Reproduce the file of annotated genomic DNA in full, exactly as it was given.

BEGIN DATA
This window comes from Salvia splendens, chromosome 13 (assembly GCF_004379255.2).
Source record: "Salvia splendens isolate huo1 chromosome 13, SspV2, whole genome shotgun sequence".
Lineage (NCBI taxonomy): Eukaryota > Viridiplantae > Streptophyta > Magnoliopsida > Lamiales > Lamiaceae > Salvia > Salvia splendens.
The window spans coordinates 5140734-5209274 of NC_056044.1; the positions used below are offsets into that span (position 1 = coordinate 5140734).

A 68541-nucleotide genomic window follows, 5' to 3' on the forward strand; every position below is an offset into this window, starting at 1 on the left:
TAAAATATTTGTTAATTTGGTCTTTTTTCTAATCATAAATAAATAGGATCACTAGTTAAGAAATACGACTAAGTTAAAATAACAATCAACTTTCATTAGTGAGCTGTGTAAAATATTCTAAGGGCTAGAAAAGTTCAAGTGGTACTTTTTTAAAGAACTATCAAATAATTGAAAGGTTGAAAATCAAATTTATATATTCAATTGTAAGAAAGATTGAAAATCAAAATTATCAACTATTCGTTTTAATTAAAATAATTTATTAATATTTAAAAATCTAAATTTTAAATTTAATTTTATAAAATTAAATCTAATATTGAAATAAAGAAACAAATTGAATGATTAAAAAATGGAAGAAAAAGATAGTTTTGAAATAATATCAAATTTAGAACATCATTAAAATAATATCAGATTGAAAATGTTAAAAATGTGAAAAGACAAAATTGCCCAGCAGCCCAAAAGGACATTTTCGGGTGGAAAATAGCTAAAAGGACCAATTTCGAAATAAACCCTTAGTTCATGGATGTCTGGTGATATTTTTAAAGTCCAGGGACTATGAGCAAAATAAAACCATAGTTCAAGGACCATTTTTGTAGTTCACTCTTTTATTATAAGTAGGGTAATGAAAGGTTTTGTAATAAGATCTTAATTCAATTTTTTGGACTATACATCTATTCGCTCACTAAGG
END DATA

This window comes from Salvia splendens, chromosome 13 (assembly GCF_004379255.2).
Source record: "Salvia splendens isolate huo1 chromosome 13, SspV2, whole genome shotgun sequence".
Lineage (NCBI taxonomy): Eukaryota > Viridiplantae > Streptophyta > Magnoliopsida > Lamiales > Lamiaceae > Salvia > Salvia splendens.
The window spans coordinates 5140734-5209274 of NC_056044.1; the positions used below are offsets into that span (position 1 = coordinate 5140734).

A 68541-nucleotide genomic window follows, 5' to 3' on the forward strand; every position below is an offset into this window, starting at 1 on the left:
TAAAATATTTGTTAATTTGGTCTTTTTTCTAATCATAAATAAATAGGATCACTAGTTAAGAAATACGACTAAGTTAAAATAACAATCAACTTTCATTAGTGAGCTGTGTAAAATATTCTAAGGGCTAGAAAAGTTCAAGTGGTACTTTTTTAAAGAACTATCAAATAATTGAAAGGTTGAAAATCAAATTTATATATTCAATTGTAAGAAAGATTGAAAATCAAAATTATCAACTATTCGTTTTAATTAAAATAATTTATTAATATTTAAAAATCTAAATTTTAAATTTAATTTTATAAAATTAAATCTAATATTGAAATAAAGAAACAAATTGAATGATTAAAAAATGGAAGAAAAAGATAGTTTTGAAATAATATCAAATTTAGAACATCATTAAAATAATATCAGATTGAAAATGTTAAAAATGTGAAAAGACAAAATTGCCCAGCAGCCCAAAAGGACATTTTCGGGTGGAAAATAGCTAAAAGGACCAATTTCGAAATAAACCCTTAGTTCATGGATGTCTGGTGATATTTTTAAAGTCCAGGGACTATGAGCAAAATAAAACCATAGTTCAAGGACCATTTTTGTAGTTCACTCTTTTATTATAAGTAGGGTAATGAAAGGTTTTGTAATAAGATCTTAATTCAATTTTTTGGACTATACATCTATTCGCTCACTAAGG